Breakthrough in magnesium processing could revolutionize the auto industry

Dr. Aaron Palumbo at CU’s engineering center explains how his team’s new magnesium processing method works.
Sarah Farley

Engineers at the University of Colorado Boulder have developed a more efficient spin on an old method of processing magnesium, and it could have huge implications for the auto industry.

We usually think of a clean-running engine as the main determinant of fuel efficiency, but simply making a vehicle lighter also means it will consume less fuel. Magnesium is the perfect candidate for achieving this goal. Not only is it the lightest metal, but it is one of the top 10 most common elements found in the Earth’s crust. Yet, magnesium is usually passed over for aluminum or other metals. So why has the auto industry been ignoring it?

Magnesium, like most elements, does not exist by itself in nature. Instead, it comes in a state of raw ore, most commonly magnesia or dolomite. Processing pure magnesium out of its natural form is both energy-intensive and heavy on carbon emissions, which is where the problem lies.

Research assistant Mark Wallace explains the current processes: “You have electrolytic, which is a very clean process, but requires a bunch of energy, versus Pidgeon which is a lot easier to do but is very bad for the environment. We’re trying to find that middle ground where it’s still cost-effective and not so energy-intensive, but reducing gas emissions at the same time.”

China currently produces more than 80 percent of the world’s magnesium using the most inefficient method: the Pidgeon process. A highly energy-intensive thermal process, it yields only one ton of magnesium per 11 tons of raw material while spitting out up to 40 tons of carbon dioxide. On top of that, U.S. tariffs placed on Chinese imports bump the price of magnesium up to almost twice that of aluminum. China also uses ferrosilicon as a reduction agent to isolate magnesium, and that makes the process even more expensive.

The only magnesium production within the U.S. comes from Salt Lake City using the electrolysis process, which separates elements by running an electrical current through a salt brine of magnesium chloride. Although it is “clean” in terms of carbon emissions, it pollutes the environment with the chlorine waste left behind.

At CU’s engineering center, Dr. Aaron Palumbo has researched magnesium processing for the past three years, resulting in a potential commercial enterprise. Big Blue Technologies, named after one of the reactor furnaces, is the company growing out of Palumbo’s research with the mission to become a premier supplier of magnesium in the United States.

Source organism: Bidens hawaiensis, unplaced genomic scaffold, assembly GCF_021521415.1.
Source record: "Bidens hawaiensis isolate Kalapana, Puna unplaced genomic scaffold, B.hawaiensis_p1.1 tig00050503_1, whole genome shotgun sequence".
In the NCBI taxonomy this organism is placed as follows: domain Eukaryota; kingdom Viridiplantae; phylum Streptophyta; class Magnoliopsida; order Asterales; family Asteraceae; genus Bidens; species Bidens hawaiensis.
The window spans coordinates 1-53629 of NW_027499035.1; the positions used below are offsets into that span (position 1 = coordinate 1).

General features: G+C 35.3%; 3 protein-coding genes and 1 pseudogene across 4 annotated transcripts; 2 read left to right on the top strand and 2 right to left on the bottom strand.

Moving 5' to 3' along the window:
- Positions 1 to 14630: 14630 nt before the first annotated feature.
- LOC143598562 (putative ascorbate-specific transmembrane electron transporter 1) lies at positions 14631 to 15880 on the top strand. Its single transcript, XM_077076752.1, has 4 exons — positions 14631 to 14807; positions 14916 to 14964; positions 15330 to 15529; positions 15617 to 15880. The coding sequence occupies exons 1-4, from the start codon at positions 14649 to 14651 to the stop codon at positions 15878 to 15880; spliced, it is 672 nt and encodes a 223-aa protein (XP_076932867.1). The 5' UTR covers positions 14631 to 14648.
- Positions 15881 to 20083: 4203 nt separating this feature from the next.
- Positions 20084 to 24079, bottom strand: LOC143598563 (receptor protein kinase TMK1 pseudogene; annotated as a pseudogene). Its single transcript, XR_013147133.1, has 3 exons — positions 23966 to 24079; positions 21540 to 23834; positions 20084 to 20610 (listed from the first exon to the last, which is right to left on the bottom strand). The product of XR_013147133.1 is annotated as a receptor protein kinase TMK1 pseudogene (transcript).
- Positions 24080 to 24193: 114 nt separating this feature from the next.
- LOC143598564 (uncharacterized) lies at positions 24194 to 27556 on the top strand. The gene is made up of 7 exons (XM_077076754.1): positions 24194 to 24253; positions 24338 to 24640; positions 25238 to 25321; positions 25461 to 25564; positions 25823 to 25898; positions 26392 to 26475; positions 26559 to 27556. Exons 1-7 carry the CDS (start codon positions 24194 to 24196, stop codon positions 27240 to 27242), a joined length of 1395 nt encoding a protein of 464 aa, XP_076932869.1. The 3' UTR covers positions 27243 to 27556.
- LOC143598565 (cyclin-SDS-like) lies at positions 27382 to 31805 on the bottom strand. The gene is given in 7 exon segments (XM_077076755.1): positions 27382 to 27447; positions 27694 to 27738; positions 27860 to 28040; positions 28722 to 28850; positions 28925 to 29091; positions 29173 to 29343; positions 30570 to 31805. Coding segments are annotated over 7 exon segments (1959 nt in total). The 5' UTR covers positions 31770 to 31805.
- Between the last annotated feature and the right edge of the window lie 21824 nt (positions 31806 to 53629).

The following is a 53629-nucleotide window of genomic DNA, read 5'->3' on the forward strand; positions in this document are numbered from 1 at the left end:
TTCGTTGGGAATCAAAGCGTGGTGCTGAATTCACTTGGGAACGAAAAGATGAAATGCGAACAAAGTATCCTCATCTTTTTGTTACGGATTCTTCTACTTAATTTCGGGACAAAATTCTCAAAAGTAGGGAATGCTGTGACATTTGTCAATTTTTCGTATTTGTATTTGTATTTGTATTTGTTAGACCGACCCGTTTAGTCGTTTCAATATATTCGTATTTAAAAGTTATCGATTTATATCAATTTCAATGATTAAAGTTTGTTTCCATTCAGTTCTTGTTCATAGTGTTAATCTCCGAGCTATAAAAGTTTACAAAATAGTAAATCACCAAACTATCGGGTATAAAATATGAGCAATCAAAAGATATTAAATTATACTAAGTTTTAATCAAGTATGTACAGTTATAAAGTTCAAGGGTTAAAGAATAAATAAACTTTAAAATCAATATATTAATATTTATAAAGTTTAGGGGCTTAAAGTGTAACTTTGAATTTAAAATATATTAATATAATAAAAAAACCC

During World War II, the U.S. produced magnesium out of necessity to supply weapons and artillery manufactories, but profitability soon declined after the war and production was halted. However, the process used during this time provided the backbone for CU’s research team to develop a new and vastly improved version of the production method. Their study describes it as carbothermal reduction, which uses carbon as the reacting agent instead of ferrosilicon.

The Big Blue Technologies method promises to use less than half the energy (30 megawatt hours) of the dominant Pidgeon process (60-90 Mwh) and to emit about 50 percent less carbon dioxide.

According to Palumbo, using carbon in the process will also make magnesium available at a much cheaper price, which is where the auto industry comes into play.

“Is there a current demand for it? No. But it has a lot of potentials,” says Dr. Fadi Abufarha, associate professor at Clemson University’s International Center for Automotive Research. “If this process is really developed and it can produce magnesium at a lower cost, then there would be significant demand for magnesium.”

The material is already alloyed with aluminum and used in structural components of cars, but the more magnesium used, the lighter the car will be. According to Abufarha, every 10 percent of mass reduced saves 6 percent of fuel consumption.

Wallace hopes that auto manufacturers would switch over to magnesium if they had a steady supply, reducing energy use and emissions all around.

“Our process, if we can get a continued process working, beats everything currently available on the market on both energy and emissions,” he says.

As it grows, Big Blue Technologies hopes to remain based in Colorado and is embarking on the challenge of scaling the prototype up to industrial size. The company has reached out to Nevada Clean Magnesium, Inc. as a potential provider for dolomite, magnesium’s natural form.

For now, Big Blue Technologies and its processing method remains in the lab, but Palumbo, Wallace and other researchers continue to work to get their idea off the ground.